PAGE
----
Frequently Asked Questions

Here are some questions answered about plans and plan management which are frequently asked.


If you are an Australian citizen with a permanent and significant disability that hampers your daily functional capacity, you can access NDIS support and services once you fulfil certain fundamental eligibility criteria. If you are not an Australian citizen, then you should be a permanent resident, or a Protected Special Category Visa holder to qualify for the NDIS. Also, you should be between the age of 7 and 65 living in Australia. If there is a child who is younger than 7, an early childhood partner may be able to support them prior to applying for the NDIS and informthe parentswhether the scheme is a good fit for their child.Even if a person checks all these boxes, they may have to provide evidence to the NDIA regarding the severity and permanency of their condition and how it impacts their daily life.

An NDIS Plan is a document that contains all your NDIS information including your preliminary details, the goals that you want to pursue, your allocated funding in each support category and information about the informal support that you receive from your family and friends. This document will be drafted after you meet with the NDIS planner and it will serve as a roadmap to achieving your goals and being independent.

The National Disability Insurance Scheme (NDIS) helps you lead a purposeful and goal-oriented life. The NDIS funding is given depending on what is deemed ‘reasonable and necessary’ for a participant to achieve the goals mentioned in their NDIS plan. All the supports and services funded under the NDIS must be directly related to your disability.

An agency-managed NDIS plan is where the National Disability Insurance Agency (NDIA) directly manages the funds of the participants. But when a participant chooses to go with an agency-managed NDIS plan, they can only access support and services from registered NDIS service providers.


This is a disability support service where the participants who want help with managing their NDIS funding can avail the services of a plan management service provider.  These providers will keep track of your NDIS spending and manages all the payments. They will receive invoices from service providers and submit those to the NDIS to claim funds. This will help the participants to avoid worrying about complicated administrative and financial details and focus only on their goals.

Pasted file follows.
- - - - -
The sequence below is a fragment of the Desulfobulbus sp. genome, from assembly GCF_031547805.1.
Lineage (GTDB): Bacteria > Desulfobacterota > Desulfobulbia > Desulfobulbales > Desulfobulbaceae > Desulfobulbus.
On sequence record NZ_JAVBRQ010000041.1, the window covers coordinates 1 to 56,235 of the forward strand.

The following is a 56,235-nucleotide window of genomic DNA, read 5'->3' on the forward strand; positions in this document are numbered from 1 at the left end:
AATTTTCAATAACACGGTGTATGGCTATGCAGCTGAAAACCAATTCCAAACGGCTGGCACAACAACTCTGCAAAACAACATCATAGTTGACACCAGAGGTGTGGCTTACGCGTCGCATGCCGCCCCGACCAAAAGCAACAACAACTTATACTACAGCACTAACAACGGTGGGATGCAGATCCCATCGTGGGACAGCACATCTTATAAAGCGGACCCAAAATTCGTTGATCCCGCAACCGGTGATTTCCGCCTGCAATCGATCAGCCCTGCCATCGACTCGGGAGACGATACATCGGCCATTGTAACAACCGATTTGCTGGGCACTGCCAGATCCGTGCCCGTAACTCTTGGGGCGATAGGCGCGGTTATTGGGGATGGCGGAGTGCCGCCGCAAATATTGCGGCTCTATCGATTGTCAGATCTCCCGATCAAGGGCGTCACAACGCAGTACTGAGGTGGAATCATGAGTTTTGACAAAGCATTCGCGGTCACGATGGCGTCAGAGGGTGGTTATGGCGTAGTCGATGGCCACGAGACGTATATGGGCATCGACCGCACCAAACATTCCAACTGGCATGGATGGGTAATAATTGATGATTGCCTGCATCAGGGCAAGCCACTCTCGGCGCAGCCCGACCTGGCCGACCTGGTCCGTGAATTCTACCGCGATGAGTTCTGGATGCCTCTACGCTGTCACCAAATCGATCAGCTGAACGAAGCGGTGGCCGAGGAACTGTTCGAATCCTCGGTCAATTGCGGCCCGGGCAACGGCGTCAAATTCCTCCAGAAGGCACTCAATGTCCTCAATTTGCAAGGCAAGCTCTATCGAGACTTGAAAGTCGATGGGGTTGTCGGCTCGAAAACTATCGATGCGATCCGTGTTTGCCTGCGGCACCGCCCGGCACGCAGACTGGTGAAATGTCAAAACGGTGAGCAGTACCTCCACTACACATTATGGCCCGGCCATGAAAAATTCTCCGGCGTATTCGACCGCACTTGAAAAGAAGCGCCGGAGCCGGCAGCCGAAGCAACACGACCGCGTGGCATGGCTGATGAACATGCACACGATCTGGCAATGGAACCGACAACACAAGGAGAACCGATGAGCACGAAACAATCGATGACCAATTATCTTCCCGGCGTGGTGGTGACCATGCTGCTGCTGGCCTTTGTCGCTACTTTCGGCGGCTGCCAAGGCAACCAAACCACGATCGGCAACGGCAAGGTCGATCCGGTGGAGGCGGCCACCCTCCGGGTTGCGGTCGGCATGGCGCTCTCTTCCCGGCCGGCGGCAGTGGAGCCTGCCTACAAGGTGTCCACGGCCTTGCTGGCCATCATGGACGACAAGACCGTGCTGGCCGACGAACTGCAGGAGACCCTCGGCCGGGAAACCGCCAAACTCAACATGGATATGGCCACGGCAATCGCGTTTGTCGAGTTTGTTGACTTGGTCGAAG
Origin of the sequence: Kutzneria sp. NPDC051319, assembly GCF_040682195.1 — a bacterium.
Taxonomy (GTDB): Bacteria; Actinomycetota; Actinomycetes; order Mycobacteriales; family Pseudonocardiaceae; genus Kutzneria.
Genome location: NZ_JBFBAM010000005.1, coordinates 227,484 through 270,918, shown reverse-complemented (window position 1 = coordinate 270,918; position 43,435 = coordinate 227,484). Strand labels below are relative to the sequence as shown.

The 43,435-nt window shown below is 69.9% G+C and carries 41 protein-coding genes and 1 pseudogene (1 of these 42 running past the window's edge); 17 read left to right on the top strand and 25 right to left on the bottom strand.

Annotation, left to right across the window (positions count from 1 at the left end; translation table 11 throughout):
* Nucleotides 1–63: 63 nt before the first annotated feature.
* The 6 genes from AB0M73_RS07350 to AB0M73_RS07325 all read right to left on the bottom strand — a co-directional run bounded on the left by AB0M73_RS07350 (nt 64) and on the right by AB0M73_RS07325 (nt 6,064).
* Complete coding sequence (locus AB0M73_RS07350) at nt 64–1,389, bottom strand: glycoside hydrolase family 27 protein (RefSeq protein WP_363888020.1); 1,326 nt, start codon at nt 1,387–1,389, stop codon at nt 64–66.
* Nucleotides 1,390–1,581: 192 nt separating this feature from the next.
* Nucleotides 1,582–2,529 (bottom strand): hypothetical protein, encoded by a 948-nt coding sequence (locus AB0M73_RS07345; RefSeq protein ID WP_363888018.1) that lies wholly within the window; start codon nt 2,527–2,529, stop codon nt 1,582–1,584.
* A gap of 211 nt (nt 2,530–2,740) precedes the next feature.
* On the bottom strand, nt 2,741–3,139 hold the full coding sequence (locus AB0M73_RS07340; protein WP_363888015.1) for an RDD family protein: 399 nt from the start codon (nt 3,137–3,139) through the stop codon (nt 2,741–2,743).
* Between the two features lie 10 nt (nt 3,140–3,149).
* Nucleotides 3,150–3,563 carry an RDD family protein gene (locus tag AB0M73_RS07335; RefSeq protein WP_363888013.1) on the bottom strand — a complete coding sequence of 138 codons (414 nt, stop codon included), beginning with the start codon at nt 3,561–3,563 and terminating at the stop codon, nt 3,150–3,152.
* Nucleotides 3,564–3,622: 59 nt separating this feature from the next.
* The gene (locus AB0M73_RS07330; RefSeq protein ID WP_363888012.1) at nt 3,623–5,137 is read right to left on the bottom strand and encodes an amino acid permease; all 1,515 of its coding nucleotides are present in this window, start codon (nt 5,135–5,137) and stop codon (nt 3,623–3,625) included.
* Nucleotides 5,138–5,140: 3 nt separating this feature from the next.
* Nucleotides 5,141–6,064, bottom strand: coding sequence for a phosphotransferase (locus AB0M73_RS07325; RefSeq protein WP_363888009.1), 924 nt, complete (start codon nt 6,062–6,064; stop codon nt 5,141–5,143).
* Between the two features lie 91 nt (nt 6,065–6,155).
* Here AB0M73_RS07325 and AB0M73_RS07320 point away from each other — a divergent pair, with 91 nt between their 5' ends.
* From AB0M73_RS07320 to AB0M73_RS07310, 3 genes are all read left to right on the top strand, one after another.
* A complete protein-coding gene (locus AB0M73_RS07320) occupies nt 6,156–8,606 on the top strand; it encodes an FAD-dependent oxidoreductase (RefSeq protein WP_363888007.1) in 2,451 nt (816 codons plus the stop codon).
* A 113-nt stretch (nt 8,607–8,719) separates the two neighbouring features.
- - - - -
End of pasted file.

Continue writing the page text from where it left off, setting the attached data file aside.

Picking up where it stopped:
This is a support that is hugely beneficial to participants who lack financial literacy and management skills when it comes to the NDIS. It is a capacity-building support available under the category of ‘Improved Life Choices.’ If this particular category is included in your NDIS plan, the cost of hiring a plan manager will be covered by the NDIS. You can access plan management only if it is found to be ‘reasonable and necessary’ for you by the NDIS.

A plan manager will significantly reduce the pressure of having to deal with provider invoices and payments. With the assistance of a skilled plan manager, you can develop your own ability to manage your NDIS funds and reflect upon your spending. Having a plan manager by your side will help you identify the areas where you need to hold back on your spending as well as areas where you need to invest more money. You can access support from both registered and unregistered providers when you have plan management in your NDIS plan.

You can find registered NDIS plan managers with the help of the Provider Finder tool on the NDIS website. Your friends and family can also assist you in the search. Other sources that can help you connect with plan managers include your Local Area Coordinator, early childhood partner or support coordinator.

A proper service agreement between you and your plan manager will ensure that everything is running smoothly. But you are allowed to change your plan manager if you are not happy with their service. As long as you comply with the notice period mentioned in your service agreement, there won’t be any issues.


The name of both the participant and the plan manager should be included in the invoice along with the NDIS number of the participant. The number of hours of services delivered by the provider and the hourly rate that does not exceed the limits set by the NDIS price guide must also be mentioned in the invoice. NDIS line item or the item descriptor code that helps the providers to claim payments quickly should be included in the invoice. Providers can either refer to the NDIS website or reach out to plan managers to find this code.

Invoices that do not mention the name of the participant will be invalid. The providers who charge more than the amount specified in the NDIS price guide will also face issues.

The NDIA does not encourage such arrangements and there is rarely a positive answer from the side of the agency regarding this.  Participants must raise the issue with their planner if there are no other options left for them and it is essential that they accessplan management services from their family members.